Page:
Presentation on contracting and BMPs
UPDATE: Due to the high interest in participation through the computer, this meeting will now be offered through WebEx vs. a Webcast, but it will still be recorded for future viewing and you can show up in person at the MPCA (map and directions).
Topic: Collecting Covered Electronic Devices- Glen Meyer
Date: Tuesday, April 9, 2013
Time: 10:00 am, Central Daylight Time
Meeting Number: 597 997 883
Meeting Password: devices
- Go to https://mpca.webex.com/mpca/j.php?ED=230489537&UID=0&PW=NYzdkOWI2N2Q4&RT=MiM3
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Call-in toll-free number: 1-888-742-5095 (US)
Conference Code: 686 684 5078
Although there is no requirement for county or city governments to provide collection services for waste electronics, many offer service to residents. In some areas around the state, local government may be the sole provider of such services. One of the goals of the Minnesota law is shifting the responsibility of paying for collection services away from local governments while increasing opportunities for consumers to recycle their unwanted electronics.
County and city governments play prominent roles in the collection of household electronics in Minnesota. During the last program year, more than 40% of the total collected weight of covered electronic devices was collected through local government sources.
In the current program year, there are more than 260 registered collection sites offering regular drop-off services; local governments operate 30% of these sites.
Many local governments also provide collection services through special events.
Alternatives to local collection programs
Local units of government that are looking into collection of household CED should consider their options.
Identify existing collection options that may provide sufficient opportunities for residents
- Existing service: Are there collection sites in your area? Refer to the a lists of registered collectors and recyclers already in your county and surrounding counties.
- Manufacturer recycling options exist for many brands of consumer electronics. Most target the consumer/household. Many are free, though some charge a fee for shipping and/or recycling service.
Starting a public collection program
If a local government determines that it's necessary to take a more proactive role in providing collection service, MPCA makes these recommendations.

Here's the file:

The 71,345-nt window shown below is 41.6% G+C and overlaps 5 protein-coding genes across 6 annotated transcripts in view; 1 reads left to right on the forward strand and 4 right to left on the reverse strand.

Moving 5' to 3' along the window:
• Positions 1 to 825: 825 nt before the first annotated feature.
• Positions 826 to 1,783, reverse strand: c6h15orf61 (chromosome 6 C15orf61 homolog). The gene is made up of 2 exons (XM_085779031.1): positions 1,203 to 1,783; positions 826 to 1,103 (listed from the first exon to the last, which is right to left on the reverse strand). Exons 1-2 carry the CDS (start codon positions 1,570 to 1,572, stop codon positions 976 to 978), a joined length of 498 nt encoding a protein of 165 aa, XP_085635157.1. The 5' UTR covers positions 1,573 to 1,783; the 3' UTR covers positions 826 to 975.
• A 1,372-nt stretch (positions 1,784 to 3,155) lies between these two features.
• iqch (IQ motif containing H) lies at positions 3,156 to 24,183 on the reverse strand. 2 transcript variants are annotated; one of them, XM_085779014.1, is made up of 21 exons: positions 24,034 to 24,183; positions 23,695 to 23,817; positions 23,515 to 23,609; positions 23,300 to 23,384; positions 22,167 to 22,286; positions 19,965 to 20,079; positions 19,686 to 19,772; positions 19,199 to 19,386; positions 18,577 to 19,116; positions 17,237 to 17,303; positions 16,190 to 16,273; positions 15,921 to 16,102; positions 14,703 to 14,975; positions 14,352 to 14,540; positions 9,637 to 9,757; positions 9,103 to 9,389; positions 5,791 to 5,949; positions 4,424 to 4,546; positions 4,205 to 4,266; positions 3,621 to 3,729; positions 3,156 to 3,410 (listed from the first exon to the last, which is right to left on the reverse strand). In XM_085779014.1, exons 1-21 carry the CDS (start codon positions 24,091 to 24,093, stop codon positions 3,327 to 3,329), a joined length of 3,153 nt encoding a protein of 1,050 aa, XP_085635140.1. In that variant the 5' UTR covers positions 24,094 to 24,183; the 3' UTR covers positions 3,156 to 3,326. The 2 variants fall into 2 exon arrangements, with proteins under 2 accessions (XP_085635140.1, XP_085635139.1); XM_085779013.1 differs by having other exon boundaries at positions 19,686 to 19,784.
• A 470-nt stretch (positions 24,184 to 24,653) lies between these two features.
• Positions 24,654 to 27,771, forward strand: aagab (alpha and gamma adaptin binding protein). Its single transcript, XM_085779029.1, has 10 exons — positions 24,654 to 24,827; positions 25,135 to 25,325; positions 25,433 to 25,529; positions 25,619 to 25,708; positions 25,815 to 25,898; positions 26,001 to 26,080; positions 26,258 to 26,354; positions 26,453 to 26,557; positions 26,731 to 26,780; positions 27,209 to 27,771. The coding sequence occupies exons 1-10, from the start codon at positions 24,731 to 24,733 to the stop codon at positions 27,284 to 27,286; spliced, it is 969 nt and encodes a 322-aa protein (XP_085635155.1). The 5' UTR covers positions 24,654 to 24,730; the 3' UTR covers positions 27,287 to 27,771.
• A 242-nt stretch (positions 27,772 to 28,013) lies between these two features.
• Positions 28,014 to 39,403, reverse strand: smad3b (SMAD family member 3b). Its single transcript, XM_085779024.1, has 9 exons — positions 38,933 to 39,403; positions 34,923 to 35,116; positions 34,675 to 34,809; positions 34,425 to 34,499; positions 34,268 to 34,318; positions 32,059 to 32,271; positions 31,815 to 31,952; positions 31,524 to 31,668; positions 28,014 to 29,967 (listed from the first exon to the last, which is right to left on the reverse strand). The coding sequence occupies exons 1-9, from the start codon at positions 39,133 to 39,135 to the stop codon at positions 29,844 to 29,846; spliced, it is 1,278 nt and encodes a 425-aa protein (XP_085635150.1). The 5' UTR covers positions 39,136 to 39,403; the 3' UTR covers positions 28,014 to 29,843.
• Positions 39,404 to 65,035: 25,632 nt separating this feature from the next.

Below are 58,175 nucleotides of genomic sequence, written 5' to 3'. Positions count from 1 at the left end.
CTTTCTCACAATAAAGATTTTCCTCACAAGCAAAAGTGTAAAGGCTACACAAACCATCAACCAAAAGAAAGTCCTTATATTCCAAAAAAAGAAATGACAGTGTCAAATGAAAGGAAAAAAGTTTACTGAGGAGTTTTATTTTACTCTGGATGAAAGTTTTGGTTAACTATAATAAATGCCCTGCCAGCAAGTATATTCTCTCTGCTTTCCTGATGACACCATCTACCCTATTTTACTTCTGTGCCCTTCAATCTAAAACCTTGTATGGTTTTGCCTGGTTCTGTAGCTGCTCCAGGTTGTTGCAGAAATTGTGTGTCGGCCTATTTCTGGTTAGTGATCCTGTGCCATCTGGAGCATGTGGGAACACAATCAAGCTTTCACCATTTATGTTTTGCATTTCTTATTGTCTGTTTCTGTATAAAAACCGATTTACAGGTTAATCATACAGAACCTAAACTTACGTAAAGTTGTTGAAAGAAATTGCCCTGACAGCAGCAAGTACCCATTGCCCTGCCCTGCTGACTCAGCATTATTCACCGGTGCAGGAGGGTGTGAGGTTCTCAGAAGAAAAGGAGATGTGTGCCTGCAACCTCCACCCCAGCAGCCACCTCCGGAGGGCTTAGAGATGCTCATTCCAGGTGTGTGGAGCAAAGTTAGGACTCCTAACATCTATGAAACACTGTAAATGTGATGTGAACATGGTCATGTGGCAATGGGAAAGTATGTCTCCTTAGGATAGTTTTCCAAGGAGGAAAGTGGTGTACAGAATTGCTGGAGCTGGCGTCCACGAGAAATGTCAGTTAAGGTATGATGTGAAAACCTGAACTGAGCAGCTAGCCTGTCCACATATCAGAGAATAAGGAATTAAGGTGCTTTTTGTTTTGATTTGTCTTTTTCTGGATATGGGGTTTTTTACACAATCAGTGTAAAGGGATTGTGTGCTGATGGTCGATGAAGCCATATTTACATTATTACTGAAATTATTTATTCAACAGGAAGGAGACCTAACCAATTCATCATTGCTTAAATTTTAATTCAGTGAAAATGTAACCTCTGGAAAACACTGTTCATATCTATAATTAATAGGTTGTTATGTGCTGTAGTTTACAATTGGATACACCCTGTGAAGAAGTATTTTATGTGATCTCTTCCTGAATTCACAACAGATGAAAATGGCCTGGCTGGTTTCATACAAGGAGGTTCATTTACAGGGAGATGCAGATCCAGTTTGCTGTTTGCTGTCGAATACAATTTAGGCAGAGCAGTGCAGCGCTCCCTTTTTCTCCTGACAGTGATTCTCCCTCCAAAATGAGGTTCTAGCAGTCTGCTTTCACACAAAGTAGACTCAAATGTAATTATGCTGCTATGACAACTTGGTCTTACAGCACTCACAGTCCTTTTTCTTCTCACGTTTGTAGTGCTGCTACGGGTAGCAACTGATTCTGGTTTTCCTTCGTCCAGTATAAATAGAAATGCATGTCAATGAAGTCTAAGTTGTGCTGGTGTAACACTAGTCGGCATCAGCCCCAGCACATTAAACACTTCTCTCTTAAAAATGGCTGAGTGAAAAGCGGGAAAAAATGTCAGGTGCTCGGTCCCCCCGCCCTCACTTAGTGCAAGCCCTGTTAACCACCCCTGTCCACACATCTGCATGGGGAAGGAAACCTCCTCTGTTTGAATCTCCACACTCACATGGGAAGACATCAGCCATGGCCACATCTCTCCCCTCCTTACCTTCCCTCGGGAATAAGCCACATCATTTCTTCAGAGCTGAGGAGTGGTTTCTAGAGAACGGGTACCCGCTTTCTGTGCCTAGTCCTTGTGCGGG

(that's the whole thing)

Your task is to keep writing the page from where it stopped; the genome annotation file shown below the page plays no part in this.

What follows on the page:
Can you collaborate with other local governments for a greater amount of pounds to leverage with recyclers and manufacturers? Working together may also reduce administrative costs.
Partnerships with private-sector collectors and recyclers may be superior to establishing a new publicly run program.
It is important to secure an agreement with a collector, recycler or manufacturer with terms that are clear to both parties. For example, is whether a revenue-sharing arrangement feasible that factors in the sales of commodity materials (copper, precious metals, etc.).
Several counties have issued requests for proposals to evaluate competitive bids from recyclers.
Collection and recycling services for "covered electronic devices" must be provided by entities that are registered with MPCA. Administrative contacts for collectors, recyclers and manufacturers are available.
Environmentally sound management
Given the environmental concerns associated with management of used electronics and public awareness of export of products overseas, the MPCA suggests that local units of government that engage in collection activity ensure that the recyclers are operating in accordance with best management practices. One tool is to use recyclers that have received a certification (such as eStewards or R2).
If a local government starts a collection program, it may require registering with the MPCA. Under the Minnesota Electronics Recycling Act, a collector is "a public or private entity that receives covered electronic devices from households and arranges for the delivery of the devices to a recycler."
- Ongoing collection activities. If a local government sponsors, hosts or provides other collection opportunities on an ongoing basis, that local government shall register. This applies to CEDs that are collected in household hazardous waste, recycling or other local government owned facilities. Ongoing is defined as regular collection opportunities that may be curbside or drop-off and occur daily, weekly or monthly.
- Event collections. If a local government hosts a one or two-day event and contracts with a registered collector to service the event, they do not need to register as a collector. However, the local government or collector is encouraged to notify the MPCA so that we are aware of the event and can make the information available to residents.
- Other scenarios: Incidental collection. If a local government receives CEDs at a disposal facility or from pickup of illegal dumping, they do not need to register as a collector but do need to ensure that items are taken to a registered collector who will report them and ensure they get recycled.